LANDOVER - Down by 34-27 to the New England Patriots with just over a minute to play in regulation, Washington Redskins receiver Santana Moss knew he had a shot to tie the game. Washington's offense, which was having its best day of the season, had the ball second-and-goal at the New England five-yard line.
Moss ran an out route to the front corner of the endzone, where he was wide open. When quarterback Rex Grossman connected on the five yard pass for the score, it seemed the only question was whether Mike Shanahan was going to go for a two-point conversion to try to win the game in regulation.
But it wasn't to be. There was a flag on the field, and it was offensive pass interference on Moss. The Redskins longest-tenured receiver was flagged for pushing off on receiver-turned-nickelback Julian Edelman on his way to the endzone. The score was negated and the Redskins would never reach the end zone again the rest of the afternoon.
"I still find it hard to believe that it's alright for somebody to mug us at five yards, but we can't get a guy off us," Moss said afterward. "How can I get open if a guy is going to put his hands on me, and if I put my hands back on him [it's a flag]?"
Thus summed up yet another frustrating day for the Redskins, losers of eight of their last nine.
"I guess we got to play against the [opposing] team and the referee," he added.
Moss wasn't the only one frustrated with Sunday's officiating.
Earlier in the game, while Tom Brady attempted a late slide to protect himself from getting hit, London Fletcher made contact with him as he was falling to the ground. Again, flags flew. The call was a personal foul on Fletcher for hitting Brady in the head with his elbow as he was sliding.
"He waited to the last minute to slide," Fletcher later explained. "The referee thought I hit him in the head. I didn't hit him in the head."
Defensive end Stephen Bowen believed that penalties like the one Fletcher incurred are intended to protect star quarterbacks such as Brady, even if they are hit legally.
"They pamper [Brady], because he's like the golden guy of the league," he said. "You gotta let people play. I think it was a real bad call."
But while they certainly had plenty to be upset about with the game's officiating, all the Redskins have to do is look in the mirror to really find out why they were unable to pull off the upset. There were no conspiracies against them by the referees, no plot to save franchise quarterbacks playing for the opposing team. It was simply a case of not being able to execute against the superior team in New England.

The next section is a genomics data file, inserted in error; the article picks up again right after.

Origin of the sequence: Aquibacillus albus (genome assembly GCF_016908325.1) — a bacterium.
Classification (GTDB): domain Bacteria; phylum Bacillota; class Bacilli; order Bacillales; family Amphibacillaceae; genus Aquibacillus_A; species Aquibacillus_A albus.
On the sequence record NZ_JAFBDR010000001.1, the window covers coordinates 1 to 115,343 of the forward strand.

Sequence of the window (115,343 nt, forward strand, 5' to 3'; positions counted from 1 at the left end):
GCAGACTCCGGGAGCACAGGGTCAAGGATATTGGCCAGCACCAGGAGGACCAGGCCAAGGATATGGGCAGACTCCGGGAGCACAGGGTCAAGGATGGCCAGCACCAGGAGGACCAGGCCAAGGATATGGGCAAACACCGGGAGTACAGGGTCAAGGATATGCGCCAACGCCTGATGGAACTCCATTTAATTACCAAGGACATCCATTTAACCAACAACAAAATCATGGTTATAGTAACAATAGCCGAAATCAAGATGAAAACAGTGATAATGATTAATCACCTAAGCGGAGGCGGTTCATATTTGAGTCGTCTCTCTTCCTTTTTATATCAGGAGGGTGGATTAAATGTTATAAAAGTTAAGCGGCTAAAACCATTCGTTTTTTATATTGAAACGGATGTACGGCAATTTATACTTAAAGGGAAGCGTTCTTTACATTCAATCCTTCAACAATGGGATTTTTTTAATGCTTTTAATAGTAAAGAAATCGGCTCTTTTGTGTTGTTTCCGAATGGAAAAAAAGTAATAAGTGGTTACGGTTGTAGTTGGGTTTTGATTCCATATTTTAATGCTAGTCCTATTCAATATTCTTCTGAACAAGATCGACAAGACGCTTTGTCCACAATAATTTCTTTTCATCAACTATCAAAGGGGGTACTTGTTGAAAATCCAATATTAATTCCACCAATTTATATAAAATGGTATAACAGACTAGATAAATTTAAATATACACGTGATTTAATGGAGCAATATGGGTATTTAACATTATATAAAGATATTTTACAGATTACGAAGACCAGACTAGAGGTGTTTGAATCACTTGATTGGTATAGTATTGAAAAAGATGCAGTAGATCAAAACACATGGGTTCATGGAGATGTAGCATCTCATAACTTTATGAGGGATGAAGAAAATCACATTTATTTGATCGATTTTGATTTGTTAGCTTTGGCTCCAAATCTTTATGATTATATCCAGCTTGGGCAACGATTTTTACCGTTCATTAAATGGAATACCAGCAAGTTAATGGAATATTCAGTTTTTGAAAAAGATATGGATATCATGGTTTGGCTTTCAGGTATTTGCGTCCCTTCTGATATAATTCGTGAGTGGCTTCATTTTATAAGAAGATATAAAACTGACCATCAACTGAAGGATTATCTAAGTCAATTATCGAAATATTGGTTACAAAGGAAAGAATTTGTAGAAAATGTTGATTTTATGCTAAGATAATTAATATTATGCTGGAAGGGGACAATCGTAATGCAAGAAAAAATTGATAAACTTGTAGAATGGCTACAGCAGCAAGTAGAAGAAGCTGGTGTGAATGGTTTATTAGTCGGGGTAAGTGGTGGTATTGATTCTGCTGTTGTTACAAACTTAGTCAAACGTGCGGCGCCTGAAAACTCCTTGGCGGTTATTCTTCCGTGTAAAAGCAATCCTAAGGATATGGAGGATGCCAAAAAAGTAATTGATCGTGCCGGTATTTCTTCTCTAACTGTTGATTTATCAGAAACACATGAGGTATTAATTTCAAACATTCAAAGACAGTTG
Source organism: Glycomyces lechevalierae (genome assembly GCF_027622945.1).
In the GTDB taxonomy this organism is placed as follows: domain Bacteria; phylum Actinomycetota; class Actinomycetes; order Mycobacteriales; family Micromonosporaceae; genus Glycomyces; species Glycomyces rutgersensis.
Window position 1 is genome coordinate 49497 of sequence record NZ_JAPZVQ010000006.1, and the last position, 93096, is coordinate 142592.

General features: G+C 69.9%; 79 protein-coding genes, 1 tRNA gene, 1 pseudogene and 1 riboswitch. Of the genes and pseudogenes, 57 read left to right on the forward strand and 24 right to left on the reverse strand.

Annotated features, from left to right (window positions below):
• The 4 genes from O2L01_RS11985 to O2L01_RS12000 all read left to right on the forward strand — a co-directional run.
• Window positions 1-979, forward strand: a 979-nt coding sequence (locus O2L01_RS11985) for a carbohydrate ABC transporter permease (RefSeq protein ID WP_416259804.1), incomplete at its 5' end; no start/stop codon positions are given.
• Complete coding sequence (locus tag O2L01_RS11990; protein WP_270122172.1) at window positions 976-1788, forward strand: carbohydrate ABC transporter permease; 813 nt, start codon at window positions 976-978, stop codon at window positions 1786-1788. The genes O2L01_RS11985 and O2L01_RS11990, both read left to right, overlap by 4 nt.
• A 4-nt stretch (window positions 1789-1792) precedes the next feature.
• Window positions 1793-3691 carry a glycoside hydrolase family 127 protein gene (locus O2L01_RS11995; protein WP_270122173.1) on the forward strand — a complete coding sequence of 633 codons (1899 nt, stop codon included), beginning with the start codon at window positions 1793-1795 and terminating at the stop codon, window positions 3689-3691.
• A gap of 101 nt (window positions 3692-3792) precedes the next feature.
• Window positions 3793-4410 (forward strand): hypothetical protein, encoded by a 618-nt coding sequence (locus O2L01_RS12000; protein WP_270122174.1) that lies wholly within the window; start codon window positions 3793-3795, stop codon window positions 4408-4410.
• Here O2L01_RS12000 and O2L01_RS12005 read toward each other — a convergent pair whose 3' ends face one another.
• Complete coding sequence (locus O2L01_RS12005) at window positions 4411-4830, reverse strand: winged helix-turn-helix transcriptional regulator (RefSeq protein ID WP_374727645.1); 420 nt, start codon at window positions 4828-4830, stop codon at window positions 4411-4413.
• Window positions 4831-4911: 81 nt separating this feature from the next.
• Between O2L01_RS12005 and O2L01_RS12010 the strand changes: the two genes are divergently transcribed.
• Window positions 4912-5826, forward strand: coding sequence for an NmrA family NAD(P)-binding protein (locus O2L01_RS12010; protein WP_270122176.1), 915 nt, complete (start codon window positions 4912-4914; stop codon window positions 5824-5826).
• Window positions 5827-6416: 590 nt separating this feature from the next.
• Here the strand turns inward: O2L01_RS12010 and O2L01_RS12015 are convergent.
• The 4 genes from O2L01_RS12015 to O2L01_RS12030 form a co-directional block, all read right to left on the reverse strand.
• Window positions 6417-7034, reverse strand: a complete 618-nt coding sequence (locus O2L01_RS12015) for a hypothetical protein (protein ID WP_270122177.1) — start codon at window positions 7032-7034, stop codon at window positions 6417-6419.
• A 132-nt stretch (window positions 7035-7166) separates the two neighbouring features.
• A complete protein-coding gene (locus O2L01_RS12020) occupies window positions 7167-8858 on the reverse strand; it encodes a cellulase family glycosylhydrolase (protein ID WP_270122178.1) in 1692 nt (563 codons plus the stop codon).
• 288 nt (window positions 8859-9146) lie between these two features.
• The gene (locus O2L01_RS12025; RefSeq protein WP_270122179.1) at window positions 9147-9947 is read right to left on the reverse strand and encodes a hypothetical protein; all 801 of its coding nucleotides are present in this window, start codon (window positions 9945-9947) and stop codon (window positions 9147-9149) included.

Moss may have been right that his pass interference penalty was a ticky-tack call, but he had a chance to make up for the call in subsequent plays. Two plays after the penalty, he was unable to hold on to a Grossman pass, which was deflected into the arms of Patriots linebacker Jarod Mayo for a game-sealing interception.
As for Fletcher -- whose argument was more plausible -- a case could be made that the Redskins were bailed out on offense by the zebras on the previous possession, when a Grossman interception was nullified thanks to a similarly suspect roughing the passer call on former Redskins defensive end Andre Carter.
And yet the Patriots still won.
Why? Because it came down to what it usually comes down to: talent and execution. When it came down to it, the Redskins didn't make enough plays against New England. While they certainly were able to move the ball against a porous defense and make the game far more competitive than most thought it could be, the game's decisive plays were made by the visiting team.
So while the Redskins may have been wronged on several calls, blaming the officiating post game simply sounds like something a struggling 4-9 would do.
For more on the New England vs. Washington game, be sure to follow this StoryStream. For more on the Redskins, please visit Hogs Haven. For the perspective from the other side, please visit SB Nation Boston and Pats Pulpit.